Welcome to Breaches.Cloud - the soon-to-be definitive source for analysis on cloud security-related breaches.

Why are we doing this?

As a cloud security practitioner, I often find myself trying to explain cloud security risks to my developer, operator, and builder constituency. Within the Cloud Security community, we know the potential risks of long-term access keys, publicly writable buckets, and insecure services exposed to the world.

But when we have to describe these risks to our builder community, we sometimes end up looking like this:

Pepe Silvia meme from Its Always Sunny In Philadelphia

Our goal with breaches.cloud is to provide the security community a go-to place for identifying real-world examples of how cloud security misconfigurations have impacted real customers. It’s one thing for us to say “It’s a bad idea to attach the S3FullAccess policy to your instance role when you only need to write to a single logging bucket,” and quite another to say “The 2019 Capital One breach wouldn’t have resulted in a 100 million dollar fine if the engineer deploying the WAF hadn’t attached the S3FullAccess to the ***WAF-Role”

What we’re going to do

Our initial research push is being done with funding from my consulting firm PrimeHarbor. Our initial backlog is based on Rami McCarthy’s excellent list of AWS Customer Security Incidents.

Breaches.cloud will work to catalog (and preserve) as much primary source material as possible. This will include court filings, customer breach notifications, and incident write-ups. Where primary sources aren’t available, we will include non-paywalled news reports.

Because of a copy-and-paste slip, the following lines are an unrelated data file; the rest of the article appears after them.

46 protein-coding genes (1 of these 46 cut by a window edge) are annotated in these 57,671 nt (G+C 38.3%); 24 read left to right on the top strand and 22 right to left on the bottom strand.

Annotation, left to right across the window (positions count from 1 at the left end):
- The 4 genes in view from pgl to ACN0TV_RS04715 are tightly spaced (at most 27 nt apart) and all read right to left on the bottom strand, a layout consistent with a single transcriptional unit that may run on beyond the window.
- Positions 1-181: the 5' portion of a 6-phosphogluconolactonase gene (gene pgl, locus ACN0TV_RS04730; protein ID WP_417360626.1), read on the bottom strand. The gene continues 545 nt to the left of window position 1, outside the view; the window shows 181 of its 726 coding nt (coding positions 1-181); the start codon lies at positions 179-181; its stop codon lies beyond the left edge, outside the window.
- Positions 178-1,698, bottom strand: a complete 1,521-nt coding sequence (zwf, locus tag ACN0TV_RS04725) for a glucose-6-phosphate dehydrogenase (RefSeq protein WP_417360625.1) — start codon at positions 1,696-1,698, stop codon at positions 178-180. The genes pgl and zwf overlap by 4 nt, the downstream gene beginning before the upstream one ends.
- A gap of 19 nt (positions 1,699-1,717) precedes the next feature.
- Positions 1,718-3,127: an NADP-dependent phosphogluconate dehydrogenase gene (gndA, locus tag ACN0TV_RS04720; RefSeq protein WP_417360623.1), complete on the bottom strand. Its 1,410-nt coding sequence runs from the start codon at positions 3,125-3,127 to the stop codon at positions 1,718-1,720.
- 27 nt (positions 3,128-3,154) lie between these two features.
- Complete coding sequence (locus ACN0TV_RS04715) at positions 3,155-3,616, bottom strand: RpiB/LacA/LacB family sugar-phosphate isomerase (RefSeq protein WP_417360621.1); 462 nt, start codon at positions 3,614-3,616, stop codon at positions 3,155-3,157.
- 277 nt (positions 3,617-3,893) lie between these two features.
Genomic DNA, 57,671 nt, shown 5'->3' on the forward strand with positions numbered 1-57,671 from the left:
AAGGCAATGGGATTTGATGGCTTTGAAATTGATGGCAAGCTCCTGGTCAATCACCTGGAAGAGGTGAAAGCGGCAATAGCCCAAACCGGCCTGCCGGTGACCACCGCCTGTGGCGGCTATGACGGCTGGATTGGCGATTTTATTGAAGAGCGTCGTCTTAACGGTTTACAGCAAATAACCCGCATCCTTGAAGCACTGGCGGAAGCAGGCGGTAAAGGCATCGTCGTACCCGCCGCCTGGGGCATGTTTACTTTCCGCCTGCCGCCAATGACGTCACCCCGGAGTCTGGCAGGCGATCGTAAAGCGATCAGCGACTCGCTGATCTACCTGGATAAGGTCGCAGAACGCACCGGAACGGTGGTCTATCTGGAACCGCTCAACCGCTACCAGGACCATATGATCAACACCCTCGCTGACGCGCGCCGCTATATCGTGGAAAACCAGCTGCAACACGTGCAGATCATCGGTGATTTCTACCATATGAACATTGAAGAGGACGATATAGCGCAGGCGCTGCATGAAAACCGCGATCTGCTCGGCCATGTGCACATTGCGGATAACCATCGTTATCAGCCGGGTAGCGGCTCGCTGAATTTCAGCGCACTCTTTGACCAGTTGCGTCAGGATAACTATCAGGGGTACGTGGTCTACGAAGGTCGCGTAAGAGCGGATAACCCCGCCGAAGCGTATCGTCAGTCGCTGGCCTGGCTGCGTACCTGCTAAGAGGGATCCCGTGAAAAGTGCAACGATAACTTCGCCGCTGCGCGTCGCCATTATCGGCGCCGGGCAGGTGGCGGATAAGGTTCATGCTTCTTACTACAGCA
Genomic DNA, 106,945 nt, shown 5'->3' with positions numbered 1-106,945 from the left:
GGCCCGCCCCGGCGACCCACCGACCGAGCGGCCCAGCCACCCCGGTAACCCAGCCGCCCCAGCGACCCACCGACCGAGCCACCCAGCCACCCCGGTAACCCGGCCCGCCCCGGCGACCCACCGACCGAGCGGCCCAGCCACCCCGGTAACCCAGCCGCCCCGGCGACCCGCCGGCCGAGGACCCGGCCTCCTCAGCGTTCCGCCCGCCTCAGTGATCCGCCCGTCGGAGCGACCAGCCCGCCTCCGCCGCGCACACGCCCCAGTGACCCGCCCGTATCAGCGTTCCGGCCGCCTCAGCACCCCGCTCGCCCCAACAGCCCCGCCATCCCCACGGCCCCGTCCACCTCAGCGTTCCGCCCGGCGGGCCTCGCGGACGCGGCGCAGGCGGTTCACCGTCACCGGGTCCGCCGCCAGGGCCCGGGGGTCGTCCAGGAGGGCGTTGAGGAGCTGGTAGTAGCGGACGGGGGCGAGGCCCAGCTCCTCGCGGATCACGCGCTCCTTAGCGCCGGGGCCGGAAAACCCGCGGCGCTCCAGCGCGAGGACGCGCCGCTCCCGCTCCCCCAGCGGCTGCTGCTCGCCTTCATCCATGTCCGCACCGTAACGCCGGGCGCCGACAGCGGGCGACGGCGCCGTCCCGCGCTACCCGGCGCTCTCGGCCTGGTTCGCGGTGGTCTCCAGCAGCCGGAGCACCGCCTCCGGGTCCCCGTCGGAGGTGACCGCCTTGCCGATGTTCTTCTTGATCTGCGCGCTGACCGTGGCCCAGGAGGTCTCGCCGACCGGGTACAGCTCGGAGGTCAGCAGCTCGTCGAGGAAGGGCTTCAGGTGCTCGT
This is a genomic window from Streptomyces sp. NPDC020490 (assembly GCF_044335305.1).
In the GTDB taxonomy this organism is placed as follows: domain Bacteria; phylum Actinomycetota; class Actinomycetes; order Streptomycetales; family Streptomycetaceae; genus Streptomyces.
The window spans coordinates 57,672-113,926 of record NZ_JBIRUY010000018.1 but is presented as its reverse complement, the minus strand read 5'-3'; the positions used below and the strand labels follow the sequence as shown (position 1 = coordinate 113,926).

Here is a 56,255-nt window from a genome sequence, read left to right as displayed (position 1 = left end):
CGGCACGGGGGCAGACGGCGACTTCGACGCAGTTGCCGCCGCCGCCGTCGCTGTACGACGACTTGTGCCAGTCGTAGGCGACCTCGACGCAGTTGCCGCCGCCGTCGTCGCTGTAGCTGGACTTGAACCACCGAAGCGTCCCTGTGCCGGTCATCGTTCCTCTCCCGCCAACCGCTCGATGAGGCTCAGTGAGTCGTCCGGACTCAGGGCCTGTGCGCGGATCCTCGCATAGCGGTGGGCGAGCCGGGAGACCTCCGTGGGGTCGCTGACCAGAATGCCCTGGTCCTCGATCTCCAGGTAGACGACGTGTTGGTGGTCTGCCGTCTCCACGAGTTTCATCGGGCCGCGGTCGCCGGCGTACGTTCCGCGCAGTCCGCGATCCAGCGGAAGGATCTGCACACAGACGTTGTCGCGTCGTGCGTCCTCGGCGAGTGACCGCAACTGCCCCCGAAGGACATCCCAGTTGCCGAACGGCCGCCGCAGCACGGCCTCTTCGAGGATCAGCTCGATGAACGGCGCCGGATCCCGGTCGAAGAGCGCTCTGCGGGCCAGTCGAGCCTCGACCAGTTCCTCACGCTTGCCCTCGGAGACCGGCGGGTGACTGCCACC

Incidents don’t happen all at once. Instead, details trickle out and the justice system works at its own pace. Part of what this site will do is ensure that as additional information is made public, it is incorporated into each incident’s page.

How you can help

Once we’re done with the initial site, the breaches.cloud source repository will be made public, and the community is welcome to add any additional information on the cataloged incidents.

What’s next

The next phase for us will be to purchase trial transcripts from PACER. While we have a right to a speedy and public trial here in the United States, we apparently don’t have a right to get a digital copy of court proceedings. As indicated in Ryan McGeehan’s excellent write-up of United States vs Sullivan, a lot of details about these cases come out at trial. These details are critical for uncovering how cloud breaches happen.

When we have a complete catalog with trial details, we want to sort and index the data to allow us to understand better which cloud security issues are responsible for what sort of incidents. For example, we may attempt to map to frameworks like MITRE ATT&CK or index the proximate causes by misconfiguration type.

Our research may become a regular email newsletter if there is enough interest.